Paper by VOLLPRACHT from ISCR 5th 1986 Aachen Germany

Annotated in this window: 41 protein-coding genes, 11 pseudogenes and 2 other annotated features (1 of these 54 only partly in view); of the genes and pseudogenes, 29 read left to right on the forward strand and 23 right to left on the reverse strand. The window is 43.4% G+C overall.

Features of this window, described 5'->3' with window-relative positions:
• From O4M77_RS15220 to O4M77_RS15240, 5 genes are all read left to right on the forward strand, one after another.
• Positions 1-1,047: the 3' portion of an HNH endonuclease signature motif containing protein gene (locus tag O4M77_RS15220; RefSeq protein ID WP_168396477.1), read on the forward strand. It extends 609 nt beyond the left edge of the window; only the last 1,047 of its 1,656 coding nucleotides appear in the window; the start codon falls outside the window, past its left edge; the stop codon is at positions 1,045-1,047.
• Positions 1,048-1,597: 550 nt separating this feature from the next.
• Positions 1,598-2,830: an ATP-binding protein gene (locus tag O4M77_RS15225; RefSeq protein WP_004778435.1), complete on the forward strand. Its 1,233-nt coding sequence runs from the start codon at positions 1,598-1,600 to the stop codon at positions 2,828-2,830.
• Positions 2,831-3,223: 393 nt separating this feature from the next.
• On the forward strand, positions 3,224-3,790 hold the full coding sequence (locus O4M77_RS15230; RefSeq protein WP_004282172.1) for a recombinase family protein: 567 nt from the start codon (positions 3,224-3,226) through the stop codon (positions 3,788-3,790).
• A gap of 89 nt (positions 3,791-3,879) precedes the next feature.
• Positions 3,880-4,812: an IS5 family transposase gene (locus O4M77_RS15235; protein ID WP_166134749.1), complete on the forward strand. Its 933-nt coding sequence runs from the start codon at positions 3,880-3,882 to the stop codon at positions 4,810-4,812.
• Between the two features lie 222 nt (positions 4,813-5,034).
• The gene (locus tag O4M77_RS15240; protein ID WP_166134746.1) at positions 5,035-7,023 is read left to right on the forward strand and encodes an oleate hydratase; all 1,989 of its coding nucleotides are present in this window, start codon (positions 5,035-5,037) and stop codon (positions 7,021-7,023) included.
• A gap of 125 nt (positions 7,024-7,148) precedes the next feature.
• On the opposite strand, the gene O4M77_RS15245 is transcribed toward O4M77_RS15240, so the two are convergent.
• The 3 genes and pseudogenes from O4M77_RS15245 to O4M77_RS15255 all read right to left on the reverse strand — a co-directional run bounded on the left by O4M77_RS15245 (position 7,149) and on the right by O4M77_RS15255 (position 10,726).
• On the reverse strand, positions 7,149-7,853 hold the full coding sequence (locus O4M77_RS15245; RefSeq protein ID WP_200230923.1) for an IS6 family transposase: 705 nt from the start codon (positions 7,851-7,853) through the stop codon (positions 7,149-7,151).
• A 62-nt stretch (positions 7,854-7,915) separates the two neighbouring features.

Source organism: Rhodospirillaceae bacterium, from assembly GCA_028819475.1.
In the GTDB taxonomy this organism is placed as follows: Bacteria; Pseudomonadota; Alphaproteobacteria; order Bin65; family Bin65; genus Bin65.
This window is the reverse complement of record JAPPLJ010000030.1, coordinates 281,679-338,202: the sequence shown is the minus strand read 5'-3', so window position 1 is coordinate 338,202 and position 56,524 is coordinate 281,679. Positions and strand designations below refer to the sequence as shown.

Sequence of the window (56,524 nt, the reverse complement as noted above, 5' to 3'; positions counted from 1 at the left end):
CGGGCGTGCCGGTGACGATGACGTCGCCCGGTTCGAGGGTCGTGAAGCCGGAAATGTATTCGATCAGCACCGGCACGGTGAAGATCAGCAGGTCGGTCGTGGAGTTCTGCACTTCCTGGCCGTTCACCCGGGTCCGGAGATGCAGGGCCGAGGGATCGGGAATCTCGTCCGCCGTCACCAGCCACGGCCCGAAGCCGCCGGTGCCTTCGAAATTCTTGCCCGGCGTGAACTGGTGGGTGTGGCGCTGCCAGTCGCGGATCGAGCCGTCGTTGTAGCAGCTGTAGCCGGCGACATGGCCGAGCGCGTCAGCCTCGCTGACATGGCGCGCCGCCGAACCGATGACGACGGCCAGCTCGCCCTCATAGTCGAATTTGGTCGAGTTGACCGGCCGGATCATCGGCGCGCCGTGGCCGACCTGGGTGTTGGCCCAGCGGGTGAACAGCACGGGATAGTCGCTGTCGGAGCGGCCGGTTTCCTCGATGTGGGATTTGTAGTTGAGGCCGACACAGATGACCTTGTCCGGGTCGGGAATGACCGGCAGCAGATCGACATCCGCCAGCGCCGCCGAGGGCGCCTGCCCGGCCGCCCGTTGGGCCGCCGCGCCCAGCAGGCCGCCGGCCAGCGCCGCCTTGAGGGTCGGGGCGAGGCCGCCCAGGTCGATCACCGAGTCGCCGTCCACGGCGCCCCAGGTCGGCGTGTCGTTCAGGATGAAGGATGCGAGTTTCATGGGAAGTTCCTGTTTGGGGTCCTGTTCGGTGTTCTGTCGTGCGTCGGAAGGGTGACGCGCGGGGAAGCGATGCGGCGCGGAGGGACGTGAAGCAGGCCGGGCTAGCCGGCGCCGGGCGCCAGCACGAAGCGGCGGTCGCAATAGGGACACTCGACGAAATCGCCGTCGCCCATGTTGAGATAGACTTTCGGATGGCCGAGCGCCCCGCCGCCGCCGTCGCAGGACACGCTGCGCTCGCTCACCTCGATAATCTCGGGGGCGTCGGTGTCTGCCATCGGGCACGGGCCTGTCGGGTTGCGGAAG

In 1976 the ~ew Jerey concrete safety barrier and the experience gained internationally with it was for the first time brought to the attention of interested persons in highway authorities, research and industry in the Federal Republic of Germany. Four years later, the first pilot projects were implemeneed in this country. Others were to follow. In response to the favourable experience that has been gained with them, concrete safety barriers have since been installed in most of the Bundesländer (Federal States), and the trend is distinctly upward. The Federal Ministry of Transport has established criteria for their construction, taking account of experience both in Germany and in other countries. In the new code of practice for passive safety devices, recently prepared, concrete barriers are for the first time included in a German set of technical regulations. Concrete safety barriers prevent vehicles from leaving the carriageway, protect the occupants of vehicles from collision with roadside obstacles or falling from embankments and give protection to persons or installations by the roadside. Barriers are especially advantageous on narrow central reserves and dividing strips, at local narrowing of the clear width beyond the carriageway edges, on busy roads and for the protection of noise reduction barriers. The Federal Institution for Roads (Bundesanstalt für Strassenwesen) explicitly recommends the provision of concrete safety barriers in front of noise reduction barriers in certain cases. The space between the two barriers is preferably planted with vegetation. Concrete safety barriers are almost invariably constructed in situ by slipforming.For this technique, the concrete should have a very uniform consistency and the highest possible "ereen" compressive strength . It should moreover be highly resistant to the action of frost and de-icing salts. The barrier is supported on the carriageway pavement itself or on a foundation installed at frose-free depth. Sawn dummy joints serve eo prevent cracking. The experience gained with concrete safety barriers is generally rated as good, though in some isolated cases they have been rejected. Experience shows that they favourably affect road safety under the conditions encountered in Germany, too: there is a distinct reduction in road accidents, injuries, deaths and damage to property; in one case a barrier even prevented an army tank from plunging off the road. There has been very little need for awkward and expensive maintenance and renewal work, not even on anti-dazzle devices fitted to the barriers. The effectiveness of the barriers was nearly always preserved even after collision with vehicles. Combined action with noise reduction barriers has proved advantageous. Also, it has been found that concrete safety barriers, besides having a protective function, provide good visual guidance for motorists, especially at night.